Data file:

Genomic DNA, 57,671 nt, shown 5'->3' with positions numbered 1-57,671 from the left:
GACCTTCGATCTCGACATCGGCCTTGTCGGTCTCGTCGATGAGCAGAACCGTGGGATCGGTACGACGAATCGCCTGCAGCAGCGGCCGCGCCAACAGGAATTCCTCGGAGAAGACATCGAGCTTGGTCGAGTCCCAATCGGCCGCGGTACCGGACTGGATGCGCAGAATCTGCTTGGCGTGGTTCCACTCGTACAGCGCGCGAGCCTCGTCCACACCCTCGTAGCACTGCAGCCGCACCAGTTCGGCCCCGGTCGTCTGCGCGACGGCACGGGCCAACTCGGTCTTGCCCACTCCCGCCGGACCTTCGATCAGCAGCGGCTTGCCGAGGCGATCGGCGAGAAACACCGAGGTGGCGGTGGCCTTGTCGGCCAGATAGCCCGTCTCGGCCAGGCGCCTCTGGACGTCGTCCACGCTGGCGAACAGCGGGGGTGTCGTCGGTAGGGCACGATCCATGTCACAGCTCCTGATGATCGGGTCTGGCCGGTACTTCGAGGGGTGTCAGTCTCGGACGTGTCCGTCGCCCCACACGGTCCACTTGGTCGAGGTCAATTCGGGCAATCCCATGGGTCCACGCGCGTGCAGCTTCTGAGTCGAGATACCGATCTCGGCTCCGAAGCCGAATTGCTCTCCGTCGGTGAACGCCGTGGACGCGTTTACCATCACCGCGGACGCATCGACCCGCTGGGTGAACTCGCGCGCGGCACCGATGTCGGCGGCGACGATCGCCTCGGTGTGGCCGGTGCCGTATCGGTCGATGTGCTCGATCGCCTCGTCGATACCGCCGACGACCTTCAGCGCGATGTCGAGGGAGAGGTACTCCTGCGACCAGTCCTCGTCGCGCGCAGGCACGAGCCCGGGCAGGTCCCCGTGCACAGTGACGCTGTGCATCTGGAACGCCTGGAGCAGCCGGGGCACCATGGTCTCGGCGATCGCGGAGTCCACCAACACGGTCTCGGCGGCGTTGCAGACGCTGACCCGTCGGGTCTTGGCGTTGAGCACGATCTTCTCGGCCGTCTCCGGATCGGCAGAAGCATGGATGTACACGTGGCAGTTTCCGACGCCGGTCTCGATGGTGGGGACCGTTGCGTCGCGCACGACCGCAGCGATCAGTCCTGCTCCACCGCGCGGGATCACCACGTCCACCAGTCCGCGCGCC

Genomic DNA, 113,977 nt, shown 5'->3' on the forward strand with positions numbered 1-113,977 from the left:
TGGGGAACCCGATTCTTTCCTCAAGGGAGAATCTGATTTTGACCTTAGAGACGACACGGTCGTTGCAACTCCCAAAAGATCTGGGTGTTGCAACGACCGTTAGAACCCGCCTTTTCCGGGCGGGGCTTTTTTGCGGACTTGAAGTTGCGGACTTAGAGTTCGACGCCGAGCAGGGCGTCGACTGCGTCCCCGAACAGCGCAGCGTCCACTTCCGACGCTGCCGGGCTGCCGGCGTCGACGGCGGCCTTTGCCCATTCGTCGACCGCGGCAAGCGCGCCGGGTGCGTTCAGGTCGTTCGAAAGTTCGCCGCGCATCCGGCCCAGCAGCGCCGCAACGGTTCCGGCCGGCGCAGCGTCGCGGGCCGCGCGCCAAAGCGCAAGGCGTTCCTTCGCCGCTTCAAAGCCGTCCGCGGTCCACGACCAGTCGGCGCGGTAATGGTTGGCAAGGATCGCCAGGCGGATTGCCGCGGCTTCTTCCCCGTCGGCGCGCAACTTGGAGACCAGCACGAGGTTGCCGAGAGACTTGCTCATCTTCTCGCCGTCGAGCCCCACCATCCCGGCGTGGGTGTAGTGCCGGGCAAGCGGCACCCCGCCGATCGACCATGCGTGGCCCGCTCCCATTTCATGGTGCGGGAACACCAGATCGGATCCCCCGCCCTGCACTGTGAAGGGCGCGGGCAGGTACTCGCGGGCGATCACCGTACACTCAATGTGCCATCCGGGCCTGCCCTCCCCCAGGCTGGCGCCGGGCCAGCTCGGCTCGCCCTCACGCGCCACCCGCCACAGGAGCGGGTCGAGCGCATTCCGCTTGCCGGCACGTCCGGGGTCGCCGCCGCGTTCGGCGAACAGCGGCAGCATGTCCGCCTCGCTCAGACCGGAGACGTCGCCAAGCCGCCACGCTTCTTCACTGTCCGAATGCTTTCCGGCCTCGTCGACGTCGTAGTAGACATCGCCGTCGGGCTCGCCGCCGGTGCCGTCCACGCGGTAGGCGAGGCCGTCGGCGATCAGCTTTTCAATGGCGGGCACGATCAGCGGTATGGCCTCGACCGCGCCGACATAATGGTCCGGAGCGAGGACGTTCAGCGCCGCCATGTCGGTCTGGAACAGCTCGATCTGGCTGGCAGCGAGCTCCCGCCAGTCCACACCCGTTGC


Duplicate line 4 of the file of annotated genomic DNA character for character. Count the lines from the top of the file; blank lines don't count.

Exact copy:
TGGGGAACCCGATTCTTTCCTCAAGGGAGAATCTGATTTTGACCTTAGAGACGACACGGTCGTTGCAACTCCCAAAAGATCTGGGTGTTGCAACGACCGTTAGAACCCGCCTTTTCCGGGCGGGGCTTTTTTGCGGACTTGAAGTTGCGGACTTAGAGTTCGACGCCGAGCAGGGCGTCGACTGCGTCCCCGAACAGCGCAGCGTCCACTTCCGACGCTGCCGGGCTGCCGGCGTCGACGGCGGCCTTTGCCCATTCGTCGACCGCGGCAAGCGCGCCGGGTGCGTTCAGGTCGTTCGAAAGTTCGCCGCGCATCCGGCCCAGCAGCGCCGCAACGGTTCCGGCCGGCGCAGCGTCGCGGGCCGCGCGCCAAAGCGCAAGGCGTTCCTTCGCCGCTTCAAAGCCGTCCGCGGTCCACGACCAGTCGGCGCGGTAATGGTTGGCAAGGATCGCCAGGCGGATTGCCGCGGCTTCTTCCCCGTCGGCGCGCAACTTGGAGACCAGCACGAGGTTGCCGAGAGACTTGCTCATCTTCTCGCCGTCGAGCCCCACCATCCCGGCGTGGGTGTAGTGCCGGGCAAGCGGCACCCCGCCGATCGACCATGCGTGGCCCGCTCCCATTTCATGGTGCGGGAACACCAGATCGGATCCCCCGCCCTGCACTGTGAAGGGCGCGGGCAGGTACTCGCGGGCGATCACCGTACACTCAATGTGCCATCCGGGCCTGCCCTCCCCCAGGCTGGCGCCGGGCCAGCTCGGCTCGCCCTCACGCGCCACCCGCCACAGGAGCGGGTCGAGCGCATTCCGCTTGCCGGCACGTCCGGGGTCGCCGCCGCGTTCGGCGAACAGCGGCAGCATGTCCGCCTCGCTCAGACCGGAGACGTCGCCAAGCCGCCACGCTTCTTCACTGTCCGAATGCTTTCCGGCCTCGTCGACGTCGTAGTAGACATCGCCGTCGGGCTCGCCGCCGGTGCCGTCCACGCGGTAGGCGAGGCCGTCGGCGATCAGCTTTTCAATGGCGGGCACGATCAGCGGTATGGCCTCGACCGCGCCGACATAATGGTCCGGAGCGAGGACGTTCAGCGCCGCCATGTCGGTCTGGAACAGCTCGATCTGGCTGGCAGCGAGCTCCCGCCAGTCCACACCCGTTGC